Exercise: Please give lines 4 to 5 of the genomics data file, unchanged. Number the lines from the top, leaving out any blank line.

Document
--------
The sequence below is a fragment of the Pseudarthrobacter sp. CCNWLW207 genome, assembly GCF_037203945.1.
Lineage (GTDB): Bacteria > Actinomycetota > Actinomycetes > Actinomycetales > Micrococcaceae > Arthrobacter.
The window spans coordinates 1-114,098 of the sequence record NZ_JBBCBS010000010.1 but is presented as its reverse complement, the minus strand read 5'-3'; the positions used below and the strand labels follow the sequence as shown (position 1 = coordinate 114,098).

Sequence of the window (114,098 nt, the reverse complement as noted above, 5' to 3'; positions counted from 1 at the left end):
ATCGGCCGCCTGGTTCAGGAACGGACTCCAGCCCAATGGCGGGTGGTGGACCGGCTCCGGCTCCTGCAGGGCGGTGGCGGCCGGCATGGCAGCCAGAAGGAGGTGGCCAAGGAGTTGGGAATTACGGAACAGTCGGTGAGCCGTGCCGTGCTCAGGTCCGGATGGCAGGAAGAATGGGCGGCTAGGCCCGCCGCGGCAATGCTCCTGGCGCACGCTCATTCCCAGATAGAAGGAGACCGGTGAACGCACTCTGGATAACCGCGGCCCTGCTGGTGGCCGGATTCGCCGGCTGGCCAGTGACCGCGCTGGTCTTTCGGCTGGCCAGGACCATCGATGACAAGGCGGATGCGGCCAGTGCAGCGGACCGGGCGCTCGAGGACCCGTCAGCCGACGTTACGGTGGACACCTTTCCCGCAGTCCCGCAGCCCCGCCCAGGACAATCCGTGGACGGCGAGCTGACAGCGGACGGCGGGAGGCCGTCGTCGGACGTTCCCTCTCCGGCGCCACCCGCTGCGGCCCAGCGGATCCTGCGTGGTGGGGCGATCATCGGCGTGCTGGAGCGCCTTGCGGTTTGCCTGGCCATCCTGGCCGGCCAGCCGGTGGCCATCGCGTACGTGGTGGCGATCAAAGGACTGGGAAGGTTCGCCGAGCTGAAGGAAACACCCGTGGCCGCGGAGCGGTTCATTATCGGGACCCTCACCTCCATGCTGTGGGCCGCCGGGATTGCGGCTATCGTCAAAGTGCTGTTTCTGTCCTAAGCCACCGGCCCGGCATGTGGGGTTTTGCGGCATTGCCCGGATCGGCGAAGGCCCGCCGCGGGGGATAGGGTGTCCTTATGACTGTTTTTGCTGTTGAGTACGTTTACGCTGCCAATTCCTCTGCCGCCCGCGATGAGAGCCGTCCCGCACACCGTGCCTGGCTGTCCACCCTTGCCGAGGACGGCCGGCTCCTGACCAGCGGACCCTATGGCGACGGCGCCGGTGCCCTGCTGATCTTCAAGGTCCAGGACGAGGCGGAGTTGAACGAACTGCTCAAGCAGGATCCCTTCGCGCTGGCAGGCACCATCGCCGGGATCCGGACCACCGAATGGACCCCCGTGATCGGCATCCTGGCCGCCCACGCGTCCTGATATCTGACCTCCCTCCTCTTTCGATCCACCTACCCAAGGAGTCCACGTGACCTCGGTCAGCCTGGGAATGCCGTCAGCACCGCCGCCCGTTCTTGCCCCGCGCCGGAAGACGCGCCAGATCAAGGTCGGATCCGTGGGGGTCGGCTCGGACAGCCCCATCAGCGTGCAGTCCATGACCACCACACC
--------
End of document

Sequence of the window (114,098 nt, the reverse complement as noted above, 5' to 3'; positions counted from 1 at the left end):
ATCGGCCGCCTGGTTCAGGAACGGACTCCAGCCCAATGGCGGGTGGTGGACCGGCTCCGGCTCCTGCAGGGCGGTGGCGGCCGGCATGGCAGCCAGAAGGAGGTGGCCAAGGAGTTGGGAATTACGGAACAGTCGGTGAGCCGTGCCGTGCTCAGGTCCGGATGGCAGGAAGAATGGGCGGCTAGGCCCGCCGCGGCAATGCTCCTGGCGCACGCTCATTCCCAGATAGAAGGAGACCGGTGAACGCACTCTGGATAACCGCGGCCCTGCTGGTGGCCGGATTCGCCGGCTGGCCAGTGACCGCGCTGGTCTTTCGGCTGGCCAGGACCATCGATGACAAGGCGGATGCGGCCAGTGCAGCGGACCGGGCGCTCGAGGACCCGTCAGCCGACGTTACGGTGGACACCTTTCCCGCAGTCCCGCAGCCCCGCCCAGGACAATCCGTGGACGGCGAGCTGACAGCGGACGGCGGGAGGCCGTCGTCGGACGTTCCCTCTCCGGCGCCACCCGCTGCGGCCCAGCGGATCCTGCGTGGTGGGGCGATCATCGGCGTGCTGGAGCGCCTTGCGGTTTGCCTGGCCATCCTGGCCGGCCAGCCGGTGGCCATCGCGTACGTGGTGGCGATCAAAGGACTGGGAAGGTTCGCCGAGCTGAAGGAAACACCCGTGGCCGCGGAGCGGTTCATTATCGGGACCCTCACCTCCATGCTGTGGGCCGCCGGGATTGCGGCTATCGTCAAAGTGCTGTTTCTGTCCTAAGCCACCGGCCCGGCATGTGGGGTTTTGCGGCATTGCCCGGATCGGCGAAGGCCCGCCGCGGGGGATAGGGTGTCCTTATGACTGTTTTTGCTGTTGAGTACGTTTACGCTGCCAATTCCTCTGCCGCCCGCGATGAGAGCCGTCCCGCACACCGTGCCTGGCTGTCCACCCTTGCCGAGGACGGCCGGCTCCTGACCAGCGGACCCTATGGCGACGGCGCCGGTGCCCTGCTGATCTTCAAGGTCCAGGACGAGGCGGAGTTGAACGAACTGCTCAAGCAGGATCCCTTCGCGCTGGCAGGCACCATCGCCGGGATCCGGACCACCGAATGGACCCCCGTGATCGGCATCCTGGCCGCCCACGCGTCCTGATATCTGACCTCCCTCCTCTTTCGATCCACCTACCCAAGGAGTCCACGTGACCTCGGTCAGCCTGGGAATGCCGTCAGCACCGCCGCCCGTTCTTGCCCCGCGCCGGAAGACGCGCCAGATCAAGGTCGGATCCGTGGGGGTCGGCTCGGACAGCCCCATCAGCGTGCAGTCCATGACCACCACACC